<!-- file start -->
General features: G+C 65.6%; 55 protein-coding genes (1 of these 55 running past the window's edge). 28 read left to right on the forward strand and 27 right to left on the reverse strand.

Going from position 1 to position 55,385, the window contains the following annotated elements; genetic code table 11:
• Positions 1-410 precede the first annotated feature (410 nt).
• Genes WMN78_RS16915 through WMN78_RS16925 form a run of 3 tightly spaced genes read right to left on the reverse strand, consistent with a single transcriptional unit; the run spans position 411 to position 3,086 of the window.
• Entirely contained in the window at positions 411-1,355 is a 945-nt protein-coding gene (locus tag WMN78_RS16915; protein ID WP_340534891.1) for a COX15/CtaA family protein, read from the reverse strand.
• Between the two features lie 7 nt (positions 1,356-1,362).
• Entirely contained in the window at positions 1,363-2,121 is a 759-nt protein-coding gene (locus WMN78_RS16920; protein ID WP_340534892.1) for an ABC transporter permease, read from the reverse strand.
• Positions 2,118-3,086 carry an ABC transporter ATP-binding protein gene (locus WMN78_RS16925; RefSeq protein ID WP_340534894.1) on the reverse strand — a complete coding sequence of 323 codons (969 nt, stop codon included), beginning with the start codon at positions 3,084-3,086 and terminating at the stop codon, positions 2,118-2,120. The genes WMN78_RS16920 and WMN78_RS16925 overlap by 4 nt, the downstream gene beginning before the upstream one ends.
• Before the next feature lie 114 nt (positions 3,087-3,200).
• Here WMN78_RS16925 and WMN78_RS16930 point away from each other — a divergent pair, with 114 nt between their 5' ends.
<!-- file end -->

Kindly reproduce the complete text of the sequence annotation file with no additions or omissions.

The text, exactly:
General features: G+C 65.6%; 55 protein-coding genes (1 of these 55 running past the window's edge). 28 read left to right on the forward strand and 27 right to left on the reverse strand.

Going from position 1 to position 55,385, the window contains the following annotated elements; genetic code table 11:
• Positions 1-410 precede the first annotated feature (410 nt).
• Genes WMN78_RS16915 through WMN78_RS16925 form a run of 3 tightly spaced genes read right to left on the reverse strand, consistent with a single transcriptional unit; the run spans position 411 to position 3,086 of the window.
• Entirely contained in the window at positions 411-1,355 is a 945-nt protein-coding gene (locus tag WMN78_RS16915; protein ID WP_340534891.1) for a COX15/CtaA family protein, read from the reverse strand.
• Between the two features lie 7 nt (positions 1,356-1,362).
• Entirely contained in the window at positions 1,363-2,121 is a 759-nt protein-coding gene (locus WMN78_RS16920; protein ID WP_340534892.1) for an ABC transporter permease, read from the reverse strand.
• Positions 2,118-3,086 carry an ABC transporter ATP-binding protein gene (locus WMN78_RS16925; RefSeq protein ID WP_340534894.1) on the reverse strand — a complete coding sequence of 323 codons (969 nt, stop codon included), beginning with the start codon at positions 3,084-3,086 and terminating at the stop codon, positions 2,118-2,120. The genes WMN78_RS16920 and WMN78_RS16925 overlap by 4 nt, the downstream gene beginning before the upstream one ends.
• Before the next feature lie 114 nt (positions 3,087-3,200).
• Here WMN78_RS16925 and WMN78_RS16930 point away from each other — a divergent pair, with 114 nt between their 5' ends.